There is an argument, and a very solid one at that, which says that Jon Jones never has to set foot inside a cage ever again to be regarded not only as the greatest UFC fighter ever but the greatest MMA fighter ever, period.
This is the guy who became the youngest UFC champion in 2011 when he knocked out a then-still-prime Mauricio "Shogun" Rua in Newark, New Jersey, in what would have been considered a career-defining performance for virtually every other MMA fighter before or since, but was just another win for Jones.
This is the guy who in his first four light heavyweight title defenses beat four former UFC champions, finishing three of them.
This is the guy whose only loss was a mistake by a referee who disqualified him for an illegal elbow that was clearly legal according to the rules in a fight he was about to finish in the first round.
This is the guy who among his 26 wins has beaten six former UFC champions, two UFC Hall of Famers and a Bellator two-weight champion.
Jones will fight on Saturday for the vacant UFC heavyweight title, stripped from Francis Ngannou when he was unable to come to terms with the UFC on a new contract. Jones will challenge Ciryl Gane, a one-time interim champion, in the main event of UFC 285 at T-Mobile Arena in Las Vegas.
Jones will make his first appearance in the cage since those heady pre-pandemic days in February 2020, when he defeated Dominick Reyes. He got bored, he said, with the competition and was no longer afraid. Now, he's back as a heavyweight in the best era in MMA heavyweight history.
"A few years ago, if you would have asked me, I would have said the light heavyweights had the athletes and the guys who could move and the heavyweights were the big guys with the power," said Fernand Lopez, Gane's coach and Ngannou's former coach. "That's changed, though. The athletes at heavyweight are much better. They're big, quick guys with good feet and they can move, but they still have that power."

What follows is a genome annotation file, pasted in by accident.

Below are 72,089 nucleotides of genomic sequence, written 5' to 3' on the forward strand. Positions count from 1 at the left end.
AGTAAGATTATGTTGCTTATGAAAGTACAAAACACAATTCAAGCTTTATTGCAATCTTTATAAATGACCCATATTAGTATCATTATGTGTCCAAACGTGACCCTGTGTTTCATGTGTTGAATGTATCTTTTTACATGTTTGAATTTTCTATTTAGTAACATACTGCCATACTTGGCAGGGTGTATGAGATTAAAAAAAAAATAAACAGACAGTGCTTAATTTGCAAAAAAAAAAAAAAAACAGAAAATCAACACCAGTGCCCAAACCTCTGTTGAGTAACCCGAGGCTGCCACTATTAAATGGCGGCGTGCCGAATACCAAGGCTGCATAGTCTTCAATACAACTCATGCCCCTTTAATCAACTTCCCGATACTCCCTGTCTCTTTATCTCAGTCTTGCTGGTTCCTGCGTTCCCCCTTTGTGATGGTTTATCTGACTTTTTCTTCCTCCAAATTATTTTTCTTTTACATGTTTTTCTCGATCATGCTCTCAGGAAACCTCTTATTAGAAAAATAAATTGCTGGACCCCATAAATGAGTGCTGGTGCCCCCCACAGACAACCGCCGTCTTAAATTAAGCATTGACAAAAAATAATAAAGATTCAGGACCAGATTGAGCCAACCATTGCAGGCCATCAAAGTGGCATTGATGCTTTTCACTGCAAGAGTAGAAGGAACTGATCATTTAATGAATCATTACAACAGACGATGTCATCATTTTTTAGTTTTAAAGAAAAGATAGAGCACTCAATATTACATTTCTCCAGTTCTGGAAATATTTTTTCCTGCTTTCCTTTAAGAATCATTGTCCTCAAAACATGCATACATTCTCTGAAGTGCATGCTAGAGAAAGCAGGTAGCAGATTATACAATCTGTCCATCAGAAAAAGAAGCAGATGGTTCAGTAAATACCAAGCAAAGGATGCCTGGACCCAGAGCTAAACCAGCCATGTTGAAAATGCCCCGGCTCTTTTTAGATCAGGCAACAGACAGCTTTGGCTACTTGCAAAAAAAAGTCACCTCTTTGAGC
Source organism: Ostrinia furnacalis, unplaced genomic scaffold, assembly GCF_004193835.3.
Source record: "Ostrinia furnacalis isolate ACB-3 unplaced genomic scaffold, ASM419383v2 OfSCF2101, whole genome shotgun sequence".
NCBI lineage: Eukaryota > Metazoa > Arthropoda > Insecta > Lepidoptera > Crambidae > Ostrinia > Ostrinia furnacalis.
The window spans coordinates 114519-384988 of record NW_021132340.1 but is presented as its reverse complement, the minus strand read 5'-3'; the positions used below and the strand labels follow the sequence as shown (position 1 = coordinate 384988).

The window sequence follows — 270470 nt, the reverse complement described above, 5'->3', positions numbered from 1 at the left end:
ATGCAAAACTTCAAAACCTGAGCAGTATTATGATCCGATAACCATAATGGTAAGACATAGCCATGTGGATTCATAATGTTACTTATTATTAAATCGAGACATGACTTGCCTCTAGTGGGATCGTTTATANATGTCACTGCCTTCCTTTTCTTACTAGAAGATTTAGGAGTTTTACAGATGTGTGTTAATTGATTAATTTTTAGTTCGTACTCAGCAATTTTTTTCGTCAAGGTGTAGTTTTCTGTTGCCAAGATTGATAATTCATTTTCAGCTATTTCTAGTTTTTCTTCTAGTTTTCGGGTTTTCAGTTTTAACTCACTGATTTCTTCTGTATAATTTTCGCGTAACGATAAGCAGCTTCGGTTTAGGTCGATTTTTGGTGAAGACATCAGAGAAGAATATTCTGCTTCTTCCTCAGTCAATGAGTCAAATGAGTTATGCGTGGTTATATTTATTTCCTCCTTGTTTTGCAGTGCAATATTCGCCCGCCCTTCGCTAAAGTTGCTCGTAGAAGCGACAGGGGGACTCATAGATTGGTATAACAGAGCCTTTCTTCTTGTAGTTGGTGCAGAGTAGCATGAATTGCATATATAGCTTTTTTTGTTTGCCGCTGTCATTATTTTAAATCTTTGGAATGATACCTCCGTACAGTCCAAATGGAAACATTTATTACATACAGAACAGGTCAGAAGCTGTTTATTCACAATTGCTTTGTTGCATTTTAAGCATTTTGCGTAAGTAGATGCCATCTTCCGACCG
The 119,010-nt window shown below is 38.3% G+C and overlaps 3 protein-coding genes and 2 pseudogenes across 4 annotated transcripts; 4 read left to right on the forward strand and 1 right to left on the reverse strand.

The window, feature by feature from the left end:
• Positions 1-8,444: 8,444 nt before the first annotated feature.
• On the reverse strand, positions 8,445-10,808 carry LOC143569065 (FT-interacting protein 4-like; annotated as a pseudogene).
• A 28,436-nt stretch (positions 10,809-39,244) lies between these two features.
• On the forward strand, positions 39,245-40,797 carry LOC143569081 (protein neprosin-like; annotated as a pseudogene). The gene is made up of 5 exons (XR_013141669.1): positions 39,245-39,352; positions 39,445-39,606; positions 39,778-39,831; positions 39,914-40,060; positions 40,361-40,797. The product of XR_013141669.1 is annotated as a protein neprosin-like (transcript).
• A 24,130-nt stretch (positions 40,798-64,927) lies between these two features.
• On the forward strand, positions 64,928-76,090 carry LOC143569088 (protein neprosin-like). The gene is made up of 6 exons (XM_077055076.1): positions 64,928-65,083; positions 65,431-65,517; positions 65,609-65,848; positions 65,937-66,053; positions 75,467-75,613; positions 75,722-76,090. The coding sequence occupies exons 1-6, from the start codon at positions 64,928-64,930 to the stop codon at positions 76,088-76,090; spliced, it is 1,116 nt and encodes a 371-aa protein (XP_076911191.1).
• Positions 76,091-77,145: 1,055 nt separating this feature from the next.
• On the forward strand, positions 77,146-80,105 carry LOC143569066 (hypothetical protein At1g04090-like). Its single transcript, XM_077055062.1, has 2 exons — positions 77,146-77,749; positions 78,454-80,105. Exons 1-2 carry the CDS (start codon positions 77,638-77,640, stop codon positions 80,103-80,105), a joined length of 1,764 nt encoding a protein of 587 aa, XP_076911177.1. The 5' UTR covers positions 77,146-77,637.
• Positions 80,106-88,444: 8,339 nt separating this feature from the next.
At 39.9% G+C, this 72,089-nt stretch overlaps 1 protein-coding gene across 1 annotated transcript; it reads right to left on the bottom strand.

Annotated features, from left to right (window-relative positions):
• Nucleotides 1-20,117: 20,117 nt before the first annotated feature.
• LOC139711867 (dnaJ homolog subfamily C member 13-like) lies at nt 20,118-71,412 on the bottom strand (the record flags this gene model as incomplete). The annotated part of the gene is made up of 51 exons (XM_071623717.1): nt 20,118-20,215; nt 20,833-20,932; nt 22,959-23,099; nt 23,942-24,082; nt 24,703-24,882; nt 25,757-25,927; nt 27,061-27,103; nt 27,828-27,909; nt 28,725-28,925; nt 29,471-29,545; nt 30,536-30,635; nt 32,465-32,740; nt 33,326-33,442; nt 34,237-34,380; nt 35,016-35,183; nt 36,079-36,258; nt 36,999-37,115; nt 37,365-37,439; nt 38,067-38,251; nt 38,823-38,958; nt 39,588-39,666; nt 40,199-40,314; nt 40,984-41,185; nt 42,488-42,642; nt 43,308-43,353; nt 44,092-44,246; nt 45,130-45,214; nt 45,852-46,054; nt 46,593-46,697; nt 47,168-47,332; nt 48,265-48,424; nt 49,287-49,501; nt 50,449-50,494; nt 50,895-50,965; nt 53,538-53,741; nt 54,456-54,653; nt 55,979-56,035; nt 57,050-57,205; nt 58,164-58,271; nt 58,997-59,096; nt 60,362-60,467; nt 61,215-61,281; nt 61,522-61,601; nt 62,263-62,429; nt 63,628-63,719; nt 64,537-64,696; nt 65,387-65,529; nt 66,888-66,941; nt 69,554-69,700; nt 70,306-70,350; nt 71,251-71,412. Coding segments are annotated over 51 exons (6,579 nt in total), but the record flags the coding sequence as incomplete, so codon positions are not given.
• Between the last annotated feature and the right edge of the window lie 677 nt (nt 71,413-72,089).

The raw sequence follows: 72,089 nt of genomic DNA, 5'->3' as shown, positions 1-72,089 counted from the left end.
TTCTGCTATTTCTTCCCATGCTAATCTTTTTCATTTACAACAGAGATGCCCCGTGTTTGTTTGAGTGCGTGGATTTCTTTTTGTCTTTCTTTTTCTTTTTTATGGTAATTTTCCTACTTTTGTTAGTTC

Jones is a heavyweight now because he wants to feel the fear, to push him to overcome the doubts we all harbor, even a guy who stands nearly alone at the top of the mountain in his chosen professional.
After dominating the light heavyweight division, becoming the heavyweight champion would be an extraordinary accomplishment, particularly in this day and age. Jones recently listed the five greatest MMA fighters of all time and had himself atop the list, followed by Anderson Silva, Georges St-Pierre, Khabib Nurmagomedov and José Aldo.
Nurmagomedov retired after submitting Justin Gaethje in Abu Dhabi, United Arab Emirates, on Oct. 24, 2020. He finished his MMA career at 29-0 and capped it by submitting Conor McGregor, Dustin Poirier and Gaethje in a two-year span.
As great as Nurmagomedov was, and as dominantly as he won his fights, his competition wasn't as good for as long as Jones' was. Nurmagomedov had 19 finishes in his 29 fights, a finish percentage of 65.6 percent. Jones has 16 finishes in a 26-1 record, giving him a finish rate of 59.3 percent.
St-Pierre retired at 26-2 with 14 finishes and championships at welterweight and middleweight. He came out of a four-year retirement to submit Hall of Famer Michael Bisping to win the middleweight belt, one of the greatest accomplishments in UFC history. St-Pierre's competition was stiff, as well, and includes wins over three current UFC Hall of Famers.
Silva kept the middleweight title for nearly seven years, won 17 in a row and defeated one Hall of Famer. Aldo won 18 in a row at one point and will be inducted into the Hall of Fame in July.
Jones' greatest competition for the honor is either St-Pierre or Nurmagomedov. If Jones defeats Gane, the kind of large, mobile, athletic fighter who didn't exist in the heavyweight division until the last two or three years, it would surely put him over the top.
Moving to heavyweight and winning the belt after three years on the sideline is a massive accomplishment. If Jones can do that, there will be no debate any more.
This one might be his second time lapping the field.